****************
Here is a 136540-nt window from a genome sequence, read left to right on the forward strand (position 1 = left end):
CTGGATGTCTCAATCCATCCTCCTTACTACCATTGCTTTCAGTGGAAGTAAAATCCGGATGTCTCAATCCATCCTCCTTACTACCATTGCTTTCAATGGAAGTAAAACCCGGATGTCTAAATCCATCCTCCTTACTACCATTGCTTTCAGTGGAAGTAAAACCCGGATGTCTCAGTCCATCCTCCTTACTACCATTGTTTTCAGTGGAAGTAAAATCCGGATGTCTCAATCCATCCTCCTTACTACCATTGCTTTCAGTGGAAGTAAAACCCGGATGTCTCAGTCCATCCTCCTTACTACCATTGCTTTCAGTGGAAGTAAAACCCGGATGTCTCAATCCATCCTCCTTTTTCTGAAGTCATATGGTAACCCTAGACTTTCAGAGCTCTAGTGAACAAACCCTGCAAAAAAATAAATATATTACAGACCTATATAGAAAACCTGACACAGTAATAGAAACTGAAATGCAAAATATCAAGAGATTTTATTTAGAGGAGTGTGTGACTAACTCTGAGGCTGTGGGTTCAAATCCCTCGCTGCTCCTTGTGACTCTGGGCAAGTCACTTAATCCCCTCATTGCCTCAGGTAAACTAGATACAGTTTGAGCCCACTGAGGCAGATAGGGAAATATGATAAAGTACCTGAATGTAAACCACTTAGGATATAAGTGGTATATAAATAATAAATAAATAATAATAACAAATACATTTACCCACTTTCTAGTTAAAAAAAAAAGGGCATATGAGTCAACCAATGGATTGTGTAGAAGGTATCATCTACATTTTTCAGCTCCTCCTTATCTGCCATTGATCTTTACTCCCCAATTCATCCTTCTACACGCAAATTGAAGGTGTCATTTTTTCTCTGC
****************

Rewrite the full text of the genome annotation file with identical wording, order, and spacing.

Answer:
Here is a 136540-nt window from a genome sequence, read left to right on the forward strand (position 1 = left end):
CTGGATGTCTCAATCCATCCTCCTTACTACCATTGCTTTCAGTGGAAGTAAAATCCGGATGTCTCAATCCATCCTCCTTACTACCATTGCTTTCAATGGAAGTAAAACCCGGATGTCTAAATCCATCCTCCTTACTACCATTGCTTTCAGTGGAAGTAAAACCCGGATGTCTCAGTCCATCCTCCTTACTACCATTGTTTTCAGTGGAAGTAAAATCCGGATGTCTCAATCCATCCTCCTTACTACCATTGCTTTCAGTGGAAGTAAAACCCGGATGTCTCAGTCCATCCTCCTTACTACCATTGCTTTCAGTGGAAGTAAAACCCGGATGTCTCAATCCATCCTCCTTTTTCTGAAGTCATATGGTAACCCTAGACTTTCAGAGCTCTAGTGAACAAACCCTGCAAAAAAATAAATATATTACAGACCTATATAGAAAACCTGACACAGTAATAGAAACTGAAATGCAAAATATCAAGAGATTTTATTTAGAGGAGTGTGTGACTAACTCTGAGGCTGTGGGTTCAAATCCCTCGCTGCTCCTTGTGACTCTGGGCAAGTCACTTAATCCCCTCATTGCCTCAGGTAAACTAGATACAGTTTGAGCCCACTGAGGCAGATAGGGAAATATGATAAAGTACCTGAATGTAAACCACTTAGGATATAAGTGGTATATAAATAATAAATAAATAATAATAACAAATACATTTACCCACTTTCTAGTTAAAAAAAAAAGGGCATATGAGTCAACCAATGGATTGTGTAGAAGGTATCATCTACATTTTTCAGCTCCTCCTTATCTGCCATTGATCTTTACTCCCCAATTCATCCTTCTACACGCAAATTGAAGGTGTCATTTTTTCTCTGC